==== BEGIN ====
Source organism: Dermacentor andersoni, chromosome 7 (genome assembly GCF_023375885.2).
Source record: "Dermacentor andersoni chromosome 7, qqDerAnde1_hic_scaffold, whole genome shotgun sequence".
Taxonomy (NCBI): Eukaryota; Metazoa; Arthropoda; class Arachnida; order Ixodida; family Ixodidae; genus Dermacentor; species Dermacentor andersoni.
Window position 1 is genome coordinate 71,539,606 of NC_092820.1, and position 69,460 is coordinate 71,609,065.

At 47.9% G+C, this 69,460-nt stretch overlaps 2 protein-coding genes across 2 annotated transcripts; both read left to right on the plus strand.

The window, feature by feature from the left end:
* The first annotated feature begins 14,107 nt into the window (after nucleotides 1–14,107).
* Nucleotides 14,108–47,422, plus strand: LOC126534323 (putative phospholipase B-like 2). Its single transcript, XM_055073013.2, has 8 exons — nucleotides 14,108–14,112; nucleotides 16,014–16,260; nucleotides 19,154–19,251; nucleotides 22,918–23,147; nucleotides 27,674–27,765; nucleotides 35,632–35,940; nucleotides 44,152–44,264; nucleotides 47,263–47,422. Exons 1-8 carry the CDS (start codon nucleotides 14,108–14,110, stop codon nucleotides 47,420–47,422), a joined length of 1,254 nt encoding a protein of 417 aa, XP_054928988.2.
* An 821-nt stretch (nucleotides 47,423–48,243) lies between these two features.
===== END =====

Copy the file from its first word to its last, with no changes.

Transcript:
Source organism: Dermacentor andersoni, chromosome 7 (genome assembly GCF_023375885.2).
Source record: "Dermacentor andersoni chromosome 7, qqDerAnde1_hic_scaffold, whole genome shotgun sequence".
Taxonomy (NCBI): Eukaryota; Metazoa; Arthropoda; class Arachnida; order Ixodida; family Ixodidae; genus Dermacentor; species Dermacentor andersoni.
Window position 1 is genome coordinate 71,539,606 of NC_092820.1, and position 69,460 is coordinate 71,609,065.

At 47.9% G+C, this 69,460-nt stretch overlaps 2 protein-coding genes across 2 annotated transcripts; both read left to right on the plus strand.

The window, feature by feature from the left end:
* The first annotated feature begins 14,107 nt into the window (after nucleotides 1–14,107).
* Nucleotides 14,108–47,422, plus strand: LOC126534323 (putative phospholipase B-like 2). Its single transcript, XM_055073013.2, has 8 exons — nucleotides 14,108–14,112; nucleotides 16,014–16,260; nucleotides 19,154–19,251; nucleotides 22,918–23,147; nucleotides 27,674–27,765; nucleotides 35,632–35,940; nucleotides 44,152–44,264; nucleotides 47,263–47,422. Exons 1-8 carry the CDS (start codon nucleotides 14,108–14,110, stop codon nucleotides 47,420–47,422), a joined length of 1,254 nt encoding a protein of 417 aa, XP_054928988.2.
* An 821-nt stretch (nucleotides 47,423–48,243) lies between these two features.